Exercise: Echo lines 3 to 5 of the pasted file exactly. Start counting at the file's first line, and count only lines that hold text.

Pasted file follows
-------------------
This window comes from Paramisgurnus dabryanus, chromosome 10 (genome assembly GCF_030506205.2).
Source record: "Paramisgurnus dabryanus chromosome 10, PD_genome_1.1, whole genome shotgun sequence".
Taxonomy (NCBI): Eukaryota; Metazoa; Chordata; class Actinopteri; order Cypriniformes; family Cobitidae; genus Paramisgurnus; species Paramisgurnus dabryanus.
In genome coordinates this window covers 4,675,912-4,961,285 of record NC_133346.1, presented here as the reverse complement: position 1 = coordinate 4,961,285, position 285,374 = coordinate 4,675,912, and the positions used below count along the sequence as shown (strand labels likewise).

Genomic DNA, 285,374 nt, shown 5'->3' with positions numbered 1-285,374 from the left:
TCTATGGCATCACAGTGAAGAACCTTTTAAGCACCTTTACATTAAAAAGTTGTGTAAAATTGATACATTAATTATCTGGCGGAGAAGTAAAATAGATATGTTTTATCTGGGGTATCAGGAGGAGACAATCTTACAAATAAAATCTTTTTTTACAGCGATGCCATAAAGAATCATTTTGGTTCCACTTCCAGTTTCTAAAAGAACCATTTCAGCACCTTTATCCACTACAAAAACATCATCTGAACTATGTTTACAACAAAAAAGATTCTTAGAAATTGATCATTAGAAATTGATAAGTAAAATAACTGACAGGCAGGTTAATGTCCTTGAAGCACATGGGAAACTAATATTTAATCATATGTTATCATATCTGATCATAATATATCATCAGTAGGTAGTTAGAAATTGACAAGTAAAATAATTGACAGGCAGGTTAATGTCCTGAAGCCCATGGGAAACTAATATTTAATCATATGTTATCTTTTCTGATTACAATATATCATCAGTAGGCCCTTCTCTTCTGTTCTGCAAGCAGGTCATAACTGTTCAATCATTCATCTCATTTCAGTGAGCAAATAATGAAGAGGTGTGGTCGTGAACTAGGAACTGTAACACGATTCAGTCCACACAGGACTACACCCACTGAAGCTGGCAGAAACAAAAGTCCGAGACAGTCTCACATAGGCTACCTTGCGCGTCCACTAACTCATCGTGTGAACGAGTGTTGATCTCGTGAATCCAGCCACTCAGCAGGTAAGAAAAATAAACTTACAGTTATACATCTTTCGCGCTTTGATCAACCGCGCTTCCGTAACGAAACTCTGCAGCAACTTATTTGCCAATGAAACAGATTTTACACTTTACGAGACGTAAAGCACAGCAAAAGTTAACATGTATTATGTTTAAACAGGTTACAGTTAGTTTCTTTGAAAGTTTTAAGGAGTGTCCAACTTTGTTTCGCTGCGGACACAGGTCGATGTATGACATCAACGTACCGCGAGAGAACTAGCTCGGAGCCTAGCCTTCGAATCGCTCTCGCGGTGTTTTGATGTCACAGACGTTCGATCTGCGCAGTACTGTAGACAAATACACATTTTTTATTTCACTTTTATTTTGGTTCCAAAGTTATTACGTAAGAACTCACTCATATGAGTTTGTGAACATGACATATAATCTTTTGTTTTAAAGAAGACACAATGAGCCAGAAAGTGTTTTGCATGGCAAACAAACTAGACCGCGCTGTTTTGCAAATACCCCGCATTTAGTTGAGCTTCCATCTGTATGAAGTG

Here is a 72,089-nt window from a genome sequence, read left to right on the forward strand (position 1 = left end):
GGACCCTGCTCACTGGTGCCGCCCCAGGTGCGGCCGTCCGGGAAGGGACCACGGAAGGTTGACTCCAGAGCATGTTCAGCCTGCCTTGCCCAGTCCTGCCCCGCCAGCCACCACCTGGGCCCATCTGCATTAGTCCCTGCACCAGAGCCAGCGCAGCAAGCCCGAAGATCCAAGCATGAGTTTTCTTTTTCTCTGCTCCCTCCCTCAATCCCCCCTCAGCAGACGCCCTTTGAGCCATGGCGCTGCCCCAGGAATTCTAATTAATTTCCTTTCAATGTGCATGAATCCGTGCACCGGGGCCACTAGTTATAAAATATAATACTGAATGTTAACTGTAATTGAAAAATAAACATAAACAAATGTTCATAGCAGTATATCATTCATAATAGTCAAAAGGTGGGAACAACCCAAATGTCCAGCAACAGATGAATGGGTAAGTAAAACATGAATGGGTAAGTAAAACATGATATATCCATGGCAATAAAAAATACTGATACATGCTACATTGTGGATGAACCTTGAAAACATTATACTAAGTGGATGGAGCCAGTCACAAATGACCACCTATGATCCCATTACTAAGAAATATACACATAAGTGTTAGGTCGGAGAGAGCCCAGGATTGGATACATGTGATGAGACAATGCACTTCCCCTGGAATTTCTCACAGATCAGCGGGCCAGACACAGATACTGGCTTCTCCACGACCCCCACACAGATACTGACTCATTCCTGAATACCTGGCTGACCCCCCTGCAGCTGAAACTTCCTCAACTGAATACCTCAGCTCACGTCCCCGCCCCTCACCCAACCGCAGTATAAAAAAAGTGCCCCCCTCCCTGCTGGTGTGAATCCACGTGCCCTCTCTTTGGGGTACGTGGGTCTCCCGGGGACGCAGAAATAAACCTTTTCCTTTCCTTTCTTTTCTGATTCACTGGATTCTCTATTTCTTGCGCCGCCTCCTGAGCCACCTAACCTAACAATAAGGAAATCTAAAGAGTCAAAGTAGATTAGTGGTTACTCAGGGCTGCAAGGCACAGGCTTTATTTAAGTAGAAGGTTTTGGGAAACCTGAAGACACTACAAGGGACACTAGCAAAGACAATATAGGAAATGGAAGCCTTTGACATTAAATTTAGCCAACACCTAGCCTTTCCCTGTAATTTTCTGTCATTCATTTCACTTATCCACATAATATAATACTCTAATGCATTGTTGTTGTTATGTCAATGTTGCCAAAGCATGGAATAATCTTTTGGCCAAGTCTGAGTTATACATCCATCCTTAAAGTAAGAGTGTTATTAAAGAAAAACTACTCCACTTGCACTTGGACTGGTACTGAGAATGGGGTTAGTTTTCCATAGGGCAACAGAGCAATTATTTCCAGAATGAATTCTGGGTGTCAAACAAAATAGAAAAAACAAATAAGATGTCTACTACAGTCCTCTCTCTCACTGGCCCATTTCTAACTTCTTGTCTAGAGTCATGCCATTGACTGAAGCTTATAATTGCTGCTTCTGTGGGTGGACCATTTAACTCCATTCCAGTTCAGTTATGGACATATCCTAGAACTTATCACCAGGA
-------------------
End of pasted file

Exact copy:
Taxonomy (NCBI): Eukaryota; Metazoa; Chordata; class Actinopteri; order Cypriniformes; family Cobitidae; genus Paramisgurnus; species Paramisgurnus dabryanus.
In genome coordinates this window covers 4,675,912-4,961,285 of record NC_133346.1, presented here as the reverse complement: position 1 = coordinate 4,961,285, position 285,374 = coordinate 4,675,912, and the positions used below count along the sequence as shown (strand labels likewise).

Genomic DNA, 285,374 nt, shown 5'->3' with positions numbered 1-285,374 from the left: